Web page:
Margaret, a first generation immigrant and college freshman in New York City who wants to remain anonymous, says, “My mother works in the medical field. She was given the option to receive the vaccine, but refused because she does not trust it.” 

“One thing that concerns me is that she tells all her friends and relatives that the vaccine is unsafe which discourages them from receiving it. On WhatsApp, she both sends and receives misleading articles about the vaccine which further feeds her perception of it being unsafe.”

For many immigrant communities, this is the reality of the technological era. These communities do not receive information at the same rate or speed as a more fortunate or tech-savvy person would. What’s more, the information that is available, is foreign or incomprehensible. These individuals are sometimes unable to distinguish between real and fake news. 

“I believe there is a lot of misinformation out there and also a lot of information that is not properly put into layman’s terms,” says Natasha, a doctor of pharmacy candidate at St. John’s University who wants to remain anonymous. “It is not fair to expect people to understand all medical terminology. [Public health] information should be easy to understand and read.”

The U.S’s History of Anti-immigrant Rhetoric 

We cannot ignore huge cultural barriers that have persisted between immigrants and the U.S government. In 2019the Washington Post published, “In keeping with the Trump administration’s determination to disincentivize migrants from coming to the United States, U.S. Customs and Border Protection often conveniently exploits asylum seekers who cannot read.” . The illiteracy of Central American migrants, especially women, is used to further facilitate the deportation of parents and separation of families. By manipulating illiterate refugees who often unwittingly sign away their rights, “the U.S. government is violating the basic tenets of the internationally recognized and protected right to seek asylum.”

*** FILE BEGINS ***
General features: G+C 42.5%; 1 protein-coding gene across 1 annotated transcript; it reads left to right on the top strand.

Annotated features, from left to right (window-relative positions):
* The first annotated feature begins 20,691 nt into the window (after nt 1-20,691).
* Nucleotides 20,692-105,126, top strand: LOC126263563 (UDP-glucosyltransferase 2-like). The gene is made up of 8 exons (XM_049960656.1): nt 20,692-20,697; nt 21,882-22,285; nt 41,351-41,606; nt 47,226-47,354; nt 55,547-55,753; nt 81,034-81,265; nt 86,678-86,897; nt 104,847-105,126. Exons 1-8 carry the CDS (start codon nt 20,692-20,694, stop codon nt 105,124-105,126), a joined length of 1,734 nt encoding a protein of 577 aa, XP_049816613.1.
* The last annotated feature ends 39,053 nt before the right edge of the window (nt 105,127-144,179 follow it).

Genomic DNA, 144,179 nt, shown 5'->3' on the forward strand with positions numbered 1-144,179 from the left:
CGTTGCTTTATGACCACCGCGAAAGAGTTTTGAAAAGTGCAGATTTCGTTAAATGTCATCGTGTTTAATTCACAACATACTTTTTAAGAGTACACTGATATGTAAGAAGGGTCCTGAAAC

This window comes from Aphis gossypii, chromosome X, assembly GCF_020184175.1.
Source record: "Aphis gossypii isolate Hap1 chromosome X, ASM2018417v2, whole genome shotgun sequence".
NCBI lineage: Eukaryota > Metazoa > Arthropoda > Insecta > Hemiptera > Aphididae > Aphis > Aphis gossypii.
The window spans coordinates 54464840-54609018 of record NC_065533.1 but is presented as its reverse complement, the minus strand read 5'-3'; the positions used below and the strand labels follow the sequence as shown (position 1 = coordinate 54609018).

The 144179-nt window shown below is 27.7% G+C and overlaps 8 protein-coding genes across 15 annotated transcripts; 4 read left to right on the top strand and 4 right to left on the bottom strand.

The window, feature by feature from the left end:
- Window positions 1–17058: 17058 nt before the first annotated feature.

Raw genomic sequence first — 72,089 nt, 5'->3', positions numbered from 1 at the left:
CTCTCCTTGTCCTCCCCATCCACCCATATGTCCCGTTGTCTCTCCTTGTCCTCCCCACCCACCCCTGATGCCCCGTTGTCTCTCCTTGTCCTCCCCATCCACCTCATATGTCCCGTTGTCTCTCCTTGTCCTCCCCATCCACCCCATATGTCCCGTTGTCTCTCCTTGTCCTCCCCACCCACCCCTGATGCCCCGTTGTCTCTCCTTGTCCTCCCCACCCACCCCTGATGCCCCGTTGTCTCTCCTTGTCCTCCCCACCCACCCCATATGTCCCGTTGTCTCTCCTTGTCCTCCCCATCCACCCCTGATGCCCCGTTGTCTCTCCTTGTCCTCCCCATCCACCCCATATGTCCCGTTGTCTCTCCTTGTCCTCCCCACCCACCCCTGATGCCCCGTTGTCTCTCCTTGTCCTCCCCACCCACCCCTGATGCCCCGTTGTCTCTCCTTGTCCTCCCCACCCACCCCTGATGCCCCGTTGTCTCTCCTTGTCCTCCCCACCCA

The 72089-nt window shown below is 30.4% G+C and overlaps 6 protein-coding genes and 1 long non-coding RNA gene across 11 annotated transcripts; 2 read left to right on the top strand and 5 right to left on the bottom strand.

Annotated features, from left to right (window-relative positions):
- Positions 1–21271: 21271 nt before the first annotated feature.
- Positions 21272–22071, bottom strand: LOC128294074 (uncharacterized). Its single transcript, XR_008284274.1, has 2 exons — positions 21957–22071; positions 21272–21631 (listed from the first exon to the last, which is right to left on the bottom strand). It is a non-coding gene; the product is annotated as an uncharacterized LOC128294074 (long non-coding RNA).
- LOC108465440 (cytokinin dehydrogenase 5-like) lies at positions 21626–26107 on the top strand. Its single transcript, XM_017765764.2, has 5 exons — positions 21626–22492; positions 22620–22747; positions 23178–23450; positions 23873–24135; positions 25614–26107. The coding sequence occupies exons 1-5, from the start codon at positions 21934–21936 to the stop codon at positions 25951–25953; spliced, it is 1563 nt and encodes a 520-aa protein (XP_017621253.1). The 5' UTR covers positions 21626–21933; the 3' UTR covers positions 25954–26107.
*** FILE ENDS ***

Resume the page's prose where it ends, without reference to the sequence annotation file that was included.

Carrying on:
Sarfaraaz Hossain, a Medical Assistant at the University of Buffalo, performs nasopharyngeal swabs for a private practice in Queens and Nassau counties. He is sympathetic towards the older immigrant generation who are fearful of the COVID vaccine. 

“You can’t even blame them. It is not past medical professionals and medical institutions to be racist, pregitious, or worse. As altruistic as they might seem, there is racism within medicine and even a desire to neglect or even use people of color for unethical experiments or studies.” 

Hossain highlights the Tuskegee Syphilis Study, an ethically unjustified study that was conducted between 1932 and 1972 by the United States Public Health Service and the Centers for Disease Control and Prevention. The purpose of this study was to observe the natural history of untreated syphilis involving African American men. Studies such as this one continue to bruise the trust of the American government. 

“It will take a lot for the people to trust their government, but I hope in the meantime they will put their faith in science and get vaccinated if they can,” says Hossain.